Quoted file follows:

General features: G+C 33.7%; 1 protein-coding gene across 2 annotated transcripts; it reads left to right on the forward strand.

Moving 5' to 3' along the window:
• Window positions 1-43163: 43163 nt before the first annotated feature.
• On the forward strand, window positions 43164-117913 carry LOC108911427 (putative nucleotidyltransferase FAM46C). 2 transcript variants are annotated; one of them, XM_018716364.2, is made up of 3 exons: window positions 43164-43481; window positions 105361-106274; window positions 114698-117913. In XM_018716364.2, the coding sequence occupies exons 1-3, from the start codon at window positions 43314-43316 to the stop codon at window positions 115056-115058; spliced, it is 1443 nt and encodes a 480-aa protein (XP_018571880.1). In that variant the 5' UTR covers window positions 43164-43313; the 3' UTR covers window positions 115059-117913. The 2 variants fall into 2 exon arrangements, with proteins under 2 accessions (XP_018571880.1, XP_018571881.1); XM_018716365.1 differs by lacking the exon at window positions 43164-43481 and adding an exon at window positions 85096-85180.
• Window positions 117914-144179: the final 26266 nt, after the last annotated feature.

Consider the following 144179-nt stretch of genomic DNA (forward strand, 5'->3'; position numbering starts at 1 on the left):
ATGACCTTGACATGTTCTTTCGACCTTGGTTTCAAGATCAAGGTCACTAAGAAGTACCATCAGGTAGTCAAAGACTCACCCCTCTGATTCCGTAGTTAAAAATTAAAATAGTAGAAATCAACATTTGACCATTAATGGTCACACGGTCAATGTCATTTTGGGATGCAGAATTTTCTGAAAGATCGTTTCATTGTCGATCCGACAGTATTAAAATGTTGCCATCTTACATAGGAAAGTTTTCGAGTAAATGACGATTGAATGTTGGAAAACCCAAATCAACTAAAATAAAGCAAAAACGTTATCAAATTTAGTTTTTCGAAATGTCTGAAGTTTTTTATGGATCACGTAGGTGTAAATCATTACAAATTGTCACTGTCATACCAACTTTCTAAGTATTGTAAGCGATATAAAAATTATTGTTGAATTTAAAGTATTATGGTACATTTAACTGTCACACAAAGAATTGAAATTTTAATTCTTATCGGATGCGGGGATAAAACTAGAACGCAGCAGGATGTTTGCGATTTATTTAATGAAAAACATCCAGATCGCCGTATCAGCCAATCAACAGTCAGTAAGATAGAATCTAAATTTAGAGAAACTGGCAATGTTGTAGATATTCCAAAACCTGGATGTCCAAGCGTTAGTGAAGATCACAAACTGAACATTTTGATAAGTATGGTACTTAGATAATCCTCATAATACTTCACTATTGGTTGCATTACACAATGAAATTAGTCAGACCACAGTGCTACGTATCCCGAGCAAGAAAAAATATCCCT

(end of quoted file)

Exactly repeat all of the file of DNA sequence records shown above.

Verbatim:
General features: G+C 33.7%; 1 protein-coding gene across 2 annotated transcripts; it reads left to right on the forward strand.

Moving 5' to 3' along the window:
• Window positions 1-43163: 43163 nt before the first annotated feature.
• On the forward strand, window positions 43164-117913 carry LOC108911427 (putative nucleotidyltransferase FAM46C). 2 transcript variants are annotated; one of them, XM_018716364.2, is made up of 3 exons: window positions 43164-43481; window positions 105361-106274; window positions 114698-117913. In XM_018716364.2, the coding sequence occupies exons 1-3, from the start codon at window positions 43314-43316 to the stop codon at window positions 115056-115058; spliced, it is 1443 nt and encodes a 480-aa protein (XP_018571880.1). In that variant the 5' UTR covers window positions 43164-43313; the 3' UTR covers window positions 115059-117913. The 2 variants fall into 2 exon arrangements, with proteins under 2 accessions (XP_018571880.1, XP_018571881.1); XM_018716365.1 differs by lacking the exon at window positions 43164-43481 and adding an exon at window positions 85096-85180.
• Window positions 117914-144179: the final 26266 nt, after the last annotated feature.

Consider the following 144179-nt stretch of genomic DNA (forward strand, 5'->3'; position numbering starts at 1 on the left):
ATGACCTTGACATGTTCTTTCGACCTTGGTTTCAAGATCAAGGTCACTAAGAAGTACCATCAGGTAGTCAAAGACTCACCCCTCTGATTCCGTAGTTAAAAATTAAAATAGTAGAAATCAACATTTGACCATTAATGGTCACACGGTCAATGTCATTTTGGGATGCAGAATTTTCTGAAAGATCGTTTCATTGTCGATCCGACAGTATTAAAATGTTGCCATCTTACATAGGAAAGTTTTCGAGTAAATGACGATTGAATGTTGGAAAACCCAAATCAACTAAAATAAAGCAAAAACGTTATCAAATTTAGTTTTTCGAAATGTCTGAAGTTTTTTATGGATCACGTAGGTGTAAATCATTACAAATTGTCACTGTCATACCAACTTTCTAAGTATTGTAAGCGATATAAAAATTATTGTTGAATTTAAAGTATTATGGTACATTTAACTGTCACACAAAGAATTGAAATTTTAATTCTTATCGGATGCGGGGATAAAACTAGAACGCAGCAGGATGTTTGCGATTTATTTAATGAAAAACATCCAGATCGCCGTATCAGCCAATCAACAGTCAGTAAGATAGAATCTAAATTTAGAGAAACTGGCAATGTTGTAGATATTCCAAAACCTGGATGTCCAAGCGTTAGTGAAGATCACAAACTGAACATTTTGATAAGTATGGTACTTAGATAATCCTCATAATACTTCACTATTGGTTGCATTACACAATGAAATTAGTCAGACCACAGTGCTACGTATCCCGAGCAAGAAAAAATATCCCT